- BPC debt at 3.8 % of GDP
- Governance questioned at BPC
- Parliament questions illegal tendering at BPC
- BPC given P4.7 billion in subsidies in the past three years
Troubled Botswana Power Corporation (BPC) has around P7 billion in outstanding borrowing, which if not urgently addressed could affect Botswana’s fiscal risk, according to Credit Rating Agency, Moody’s.
In a report named “Government of Botswana — A2 stable, annual credit analysis”, Moody’s caution that without reforms to governance, fiscal risks from state-owned enterprises, especially BPC will rise.
While the government has limited contingent liabilities toward state-owned enterprises (SOEs), the latter account for an estimated 5 percent – 6 percent share of government expenditure in the form of subsidies. Guarantees were broadly constant, estimated at about 6 percent of GDP in fiscal year 2017. The Botswana Power Corporation (BPC) is the country’s largest SOE in terms of the size of its balance sheet. Moody’s wrote in its report released last week that in its 2017 annual statement, BPC reported US$700 million of outstanding long-term borrowing, which corresponds to around 3.8 percent of GDP.
The loan is said to have been contracted with Industrial and Commercial Bank of China in US dollars at a variable interest rate. The government in recent years has sought to reduce the amount of subsidies it provides to SOEs.
“In the latest budget, it earmarked $100 million of subsidies for BPC in 2018-19, down from around $160 million the previous year and $213 million the year before,” revealed Moody’s. It means in the past three years, BPC gobbled up almost P5 billion in subsidies.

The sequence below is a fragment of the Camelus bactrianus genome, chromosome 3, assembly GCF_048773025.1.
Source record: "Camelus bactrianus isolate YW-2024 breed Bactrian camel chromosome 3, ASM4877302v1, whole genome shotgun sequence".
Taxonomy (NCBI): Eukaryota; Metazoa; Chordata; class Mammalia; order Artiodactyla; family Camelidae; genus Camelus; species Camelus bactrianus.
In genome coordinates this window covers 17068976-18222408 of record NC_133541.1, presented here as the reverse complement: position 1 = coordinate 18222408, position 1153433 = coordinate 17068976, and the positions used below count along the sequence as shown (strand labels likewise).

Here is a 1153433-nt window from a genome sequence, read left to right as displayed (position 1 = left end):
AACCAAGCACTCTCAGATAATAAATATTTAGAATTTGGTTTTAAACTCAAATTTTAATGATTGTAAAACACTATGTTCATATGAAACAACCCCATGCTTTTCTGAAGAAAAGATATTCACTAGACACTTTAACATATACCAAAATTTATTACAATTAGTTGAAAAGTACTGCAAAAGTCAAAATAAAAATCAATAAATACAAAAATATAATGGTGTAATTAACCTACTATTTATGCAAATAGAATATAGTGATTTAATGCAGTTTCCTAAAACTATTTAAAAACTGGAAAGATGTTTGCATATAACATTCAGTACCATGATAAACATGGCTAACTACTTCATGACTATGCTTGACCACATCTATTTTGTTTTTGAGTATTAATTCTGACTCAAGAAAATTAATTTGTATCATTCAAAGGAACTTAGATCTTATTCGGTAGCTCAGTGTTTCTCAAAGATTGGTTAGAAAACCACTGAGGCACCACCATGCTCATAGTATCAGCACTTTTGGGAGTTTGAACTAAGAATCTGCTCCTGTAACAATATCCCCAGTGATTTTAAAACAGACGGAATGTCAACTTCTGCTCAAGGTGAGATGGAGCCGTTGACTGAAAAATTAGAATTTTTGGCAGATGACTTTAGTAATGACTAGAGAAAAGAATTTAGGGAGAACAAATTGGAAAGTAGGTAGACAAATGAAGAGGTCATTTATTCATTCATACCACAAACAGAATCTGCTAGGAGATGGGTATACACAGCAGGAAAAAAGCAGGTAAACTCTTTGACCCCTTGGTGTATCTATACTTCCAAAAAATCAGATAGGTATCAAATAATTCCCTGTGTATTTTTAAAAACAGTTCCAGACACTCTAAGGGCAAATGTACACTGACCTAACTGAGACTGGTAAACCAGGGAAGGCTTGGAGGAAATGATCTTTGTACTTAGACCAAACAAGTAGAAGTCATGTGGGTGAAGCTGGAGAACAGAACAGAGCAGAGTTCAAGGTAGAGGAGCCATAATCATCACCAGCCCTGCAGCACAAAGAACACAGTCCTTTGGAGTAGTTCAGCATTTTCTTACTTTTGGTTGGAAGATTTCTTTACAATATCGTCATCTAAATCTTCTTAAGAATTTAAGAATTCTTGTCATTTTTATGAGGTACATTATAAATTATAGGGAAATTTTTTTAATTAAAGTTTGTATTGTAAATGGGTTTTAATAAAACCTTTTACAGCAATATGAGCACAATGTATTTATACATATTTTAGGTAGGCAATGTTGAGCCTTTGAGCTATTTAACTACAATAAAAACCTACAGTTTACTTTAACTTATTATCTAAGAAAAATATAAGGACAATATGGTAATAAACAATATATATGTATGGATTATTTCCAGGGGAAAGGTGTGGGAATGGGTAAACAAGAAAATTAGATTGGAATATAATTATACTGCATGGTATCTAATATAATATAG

Government has an ambitious plan to return BPC to profit by 2019-20 by increasing tariffs by 10 percent annually. Earlier in 2018, the utility said that it would increase its tariffs by 10 percent for the 2018-19 fiscal year following a 12 percent increase last year. The operating margin before government subsidies increased by around 10 percentage points between 2015 and 2017. BPC however is a controversial parastatal.
Recently, BPC appeared before the Public Accounts Committee where Chief Executive Officer (CEO) Dr. Stefan Schwarzfischer was answering for allegations that tendering within BPC was dominated by foreign nationals. The North West transition power line which is at a cost of P2.5 billion is in the hands of Indians. BPC further lost P5.6 billion paying a consultancy they engaged in the selling of Morupule.
Further, BPC CEO was warned of concentrating much of the work on expatriates overlooking locals as it could prove as a recipe for disaster in triggering Xenophobic sentiments. BPC was further is accused of mercilessly axing over 400 staff members in the past few months. In his response Dr. Schwarzfischer said the removed staff in instances were not effective but rather noted that positions have since been re-advertised both externally and internally. BPC also informed the legislators that a further 20 people will soon be retrenched.